Since I cheaped out and bought the Permatex Water Pump and Thermostat housing sealer, instead of the pricey Toyota or high end Permatex sealant, I gave the silicone overnight to cure before adding coolant. Eh, to save over $15. And my impression is that the pricier two simply cure faster. I was moving rather slowly anyway.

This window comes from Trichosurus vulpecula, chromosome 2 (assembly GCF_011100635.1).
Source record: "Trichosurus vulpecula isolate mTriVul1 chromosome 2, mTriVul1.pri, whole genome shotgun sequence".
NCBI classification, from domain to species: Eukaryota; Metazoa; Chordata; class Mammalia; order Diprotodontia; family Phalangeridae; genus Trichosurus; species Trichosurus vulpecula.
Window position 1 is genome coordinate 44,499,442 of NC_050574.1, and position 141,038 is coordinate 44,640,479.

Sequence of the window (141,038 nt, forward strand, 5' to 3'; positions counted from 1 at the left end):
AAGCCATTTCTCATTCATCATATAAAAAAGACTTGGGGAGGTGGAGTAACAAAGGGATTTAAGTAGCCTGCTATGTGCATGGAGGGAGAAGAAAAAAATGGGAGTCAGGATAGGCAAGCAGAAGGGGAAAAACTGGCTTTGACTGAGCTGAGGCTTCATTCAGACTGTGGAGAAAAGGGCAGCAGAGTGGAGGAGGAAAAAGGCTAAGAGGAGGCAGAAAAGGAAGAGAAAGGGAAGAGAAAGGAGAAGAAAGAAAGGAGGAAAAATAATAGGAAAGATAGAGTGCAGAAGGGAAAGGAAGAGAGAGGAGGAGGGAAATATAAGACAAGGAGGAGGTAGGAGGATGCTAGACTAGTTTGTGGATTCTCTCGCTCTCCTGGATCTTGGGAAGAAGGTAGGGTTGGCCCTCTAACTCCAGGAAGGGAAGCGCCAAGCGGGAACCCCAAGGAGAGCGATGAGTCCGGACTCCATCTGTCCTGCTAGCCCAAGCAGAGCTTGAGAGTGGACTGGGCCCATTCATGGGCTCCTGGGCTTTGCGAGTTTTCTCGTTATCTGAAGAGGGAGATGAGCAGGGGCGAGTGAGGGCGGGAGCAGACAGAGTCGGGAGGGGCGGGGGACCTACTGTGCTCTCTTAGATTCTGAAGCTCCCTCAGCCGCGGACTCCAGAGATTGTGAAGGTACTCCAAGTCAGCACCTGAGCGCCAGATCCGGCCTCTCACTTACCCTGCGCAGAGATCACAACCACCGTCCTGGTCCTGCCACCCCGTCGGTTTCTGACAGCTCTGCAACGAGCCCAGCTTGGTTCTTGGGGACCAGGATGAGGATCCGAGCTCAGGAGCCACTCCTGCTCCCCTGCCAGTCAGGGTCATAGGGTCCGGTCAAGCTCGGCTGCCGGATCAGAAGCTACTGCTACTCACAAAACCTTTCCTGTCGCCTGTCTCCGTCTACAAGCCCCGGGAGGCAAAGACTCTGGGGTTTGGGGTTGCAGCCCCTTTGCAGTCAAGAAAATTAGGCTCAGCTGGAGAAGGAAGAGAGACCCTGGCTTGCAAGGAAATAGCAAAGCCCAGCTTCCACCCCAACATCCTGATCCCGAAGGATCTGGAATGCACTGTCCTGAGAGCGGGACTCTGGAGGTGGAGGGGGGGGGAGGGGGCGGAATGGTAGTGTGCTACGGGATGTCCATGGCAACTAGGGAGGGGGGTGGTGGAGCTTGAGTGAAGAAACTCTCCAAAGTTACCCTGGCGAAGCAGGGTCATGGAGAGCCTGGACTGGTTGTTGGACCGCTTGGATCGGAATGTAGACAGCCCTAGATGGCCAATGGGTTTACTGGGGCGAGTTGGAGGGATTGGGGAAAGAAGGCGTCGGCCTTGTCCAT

I had drained the coolant a few days earlier, and re-filled the system from the hose, then drained and re-filled again. A bit of trouble, but I’m changing coolants (to another silica-free brand, not Dexcool). From the block drains, too, with the heater dial set to hot, to get nearly all of the old coolant out. I used a 9” extension and an angle connector for my socket wrench to get the block drains open, and with some tubing this was quick and easy. Actually, since you can get a hand in there to attach the tube, you could also open it with an open end wrench. The drains are brass, one on each side of the block, and have a spout that will hold some tubing to direct the coolant into a bucket. Higher on the block than you’d think, towards the rear. Once you see one, it will be both obvious and easy - just look for the brass. You probably need to lift the front of the truck to do this easily. I drove up on ramps. I drove around a couple of days with just water in the system, then drained the water/coolant in a leisurely manner the night before. No coolant water spilled during the timing belt replacement process.